GODS MUST BE CRAZY, THE - Content
GODS MUST BE CRAZY, THE
From the Jan. 28, 1985, Deseret News
THE GODS MUST BE CRAZY — Marius Weyers, Sandra Prinsloo; rated PG (violence, partial nudity)
"The Gods Must Be Crazy" begins as if it's one of those nature documentaries we've seen a thousand times, with a bland voice-over narration describing the animals and terrain of African bush country, the remote Kalahari.
Then it segues into a description of a gentle tribe untouched by the modern world, where the adults never punish their children and the children are always well-behaved, where life is calm and easy, and the people give thanks to the gods for their food and water and other things provided by nature for their simple needs.
Soon the plot begins to thicken as a Coke bottle is tossed casually out of a low-flying airplane one day and it lands in the midst of the bushmen. The result of this seemingly minor event is utter chaos and leads to a series of developments beyond the bushmen's wildest dreams.
Without giving too much away, suffice it to say that it becomes the task of one bushman named Xi to take the bottle and journey back to the gods, since it has become rather obvious that it is an evil thing whose negative values outweigh its positive ones.
Soon his path will interconnect with that of a band of nasty terrorists on the run from soldiers, along with a young schoolteacher and her stumblebum companion, a microbiologist who becomes a virtual Inspector Clouseau when he's around women.
"The Gods Must Be Crazy" is an African film, obviously low in budget, and a bit rough around the edges. But it is also one of the most delightful and hilarious movies to come along in quite some time.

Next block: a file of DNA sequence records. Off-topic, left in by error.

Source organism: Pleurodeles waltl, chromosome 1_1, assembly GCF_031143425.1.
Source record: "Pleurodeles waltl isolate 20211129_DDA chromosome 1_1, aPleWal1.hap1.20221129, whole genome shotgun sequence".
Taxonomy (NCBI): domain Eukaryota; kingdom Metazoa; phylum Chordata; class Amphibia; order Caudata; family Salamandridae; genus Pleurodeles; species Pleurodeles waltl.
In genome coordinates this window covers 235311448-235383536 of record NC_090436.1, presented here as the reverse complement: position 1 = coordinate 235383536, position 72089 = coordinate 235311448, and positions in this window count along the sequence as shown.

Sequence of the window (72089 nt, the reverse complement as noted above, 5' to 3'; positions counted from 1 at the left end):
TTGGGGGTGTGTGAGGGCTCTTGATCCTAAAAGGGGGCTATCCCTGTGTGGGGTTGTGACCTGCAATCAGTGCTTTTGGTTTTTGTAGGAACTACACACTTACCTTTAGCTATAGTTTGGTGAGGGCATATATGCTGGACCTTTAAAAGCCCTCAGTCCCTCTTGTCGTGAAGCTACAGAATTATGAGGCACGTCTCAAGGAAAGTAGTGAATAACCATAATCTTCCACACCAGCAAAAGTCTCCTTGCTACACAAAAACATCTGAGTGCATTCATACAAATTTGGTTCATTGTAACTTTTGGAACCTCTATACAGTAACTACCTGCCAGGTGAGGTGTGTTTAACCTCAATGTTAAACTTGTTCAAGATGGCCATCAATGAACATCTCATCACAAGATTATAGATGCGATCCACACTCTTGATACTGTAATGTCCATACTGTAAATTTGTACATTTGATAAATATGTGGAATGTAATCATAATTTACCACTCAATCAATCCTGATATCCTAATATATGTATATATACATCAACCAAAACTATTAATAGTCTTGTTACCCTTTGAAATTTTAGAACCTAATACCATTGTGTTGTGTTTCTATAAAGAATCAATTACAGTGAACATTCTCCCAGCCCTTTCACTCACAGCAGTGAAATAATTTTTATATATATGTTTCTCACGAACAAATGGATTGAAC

Writer-producer-director Jamie Uys, an African filmmaker who has made 22 features in 34 years, knows his comedy, and the timing of the slapstick physical humor is exquisite.
In fact, I would defy anyone to sit straight-faced through the 20 minutes or so that have the poor biologist battling his jeep, dubbed "The Anti-Christ." It is simply one of the most hysterical sequences ever put on film and builds to a comedy crescendo that has been absent from the movies since the ‘20s.
If there is any comparison, it is indeed the silent comedies of Chaplin, Keaton, Laurel & Hardy, etc., which build tiny disaster upon tiny disaster until it seems the entire world is involved in some way.
But "The Gods Must Be Crazy" also offers a strong message about whether those who live in a concrete, manmade civilization are actually the more "civilized" people. There is little question that Xi is more civilized than anyone around him.
In that regard, Uys also gives Americans an interesting look at the realities of living in Africa, where animals we associate with zoos are all around you.
The performances here are delightful, with several popular African actors in the cast, but especially good is the actor playing the bushman Xi, who is actually no actor at all – he is a bushman that Uys talked into being in his film.
The authenticity here makes for a mesmerizing undertone of reality. Whatever zany things may otherwise be going on, from a raging rhino stamping out a fire to a jeep being pulled up a tree, it's all wonderful because it's all utterly real, despite seeming like so much nonsense. In a crazy way, the people here could be any of us, going through our own personal tragedies day to day.
A foreign film but not a foreign-language film, "The Gods Must Be Crazy," rated PG for violence and some partial nudity (all of is either played for laughs or incidental), is a thoroughly delightful film that anyone and everyone will enjoy. And it's one of the funniest films I've seen in years.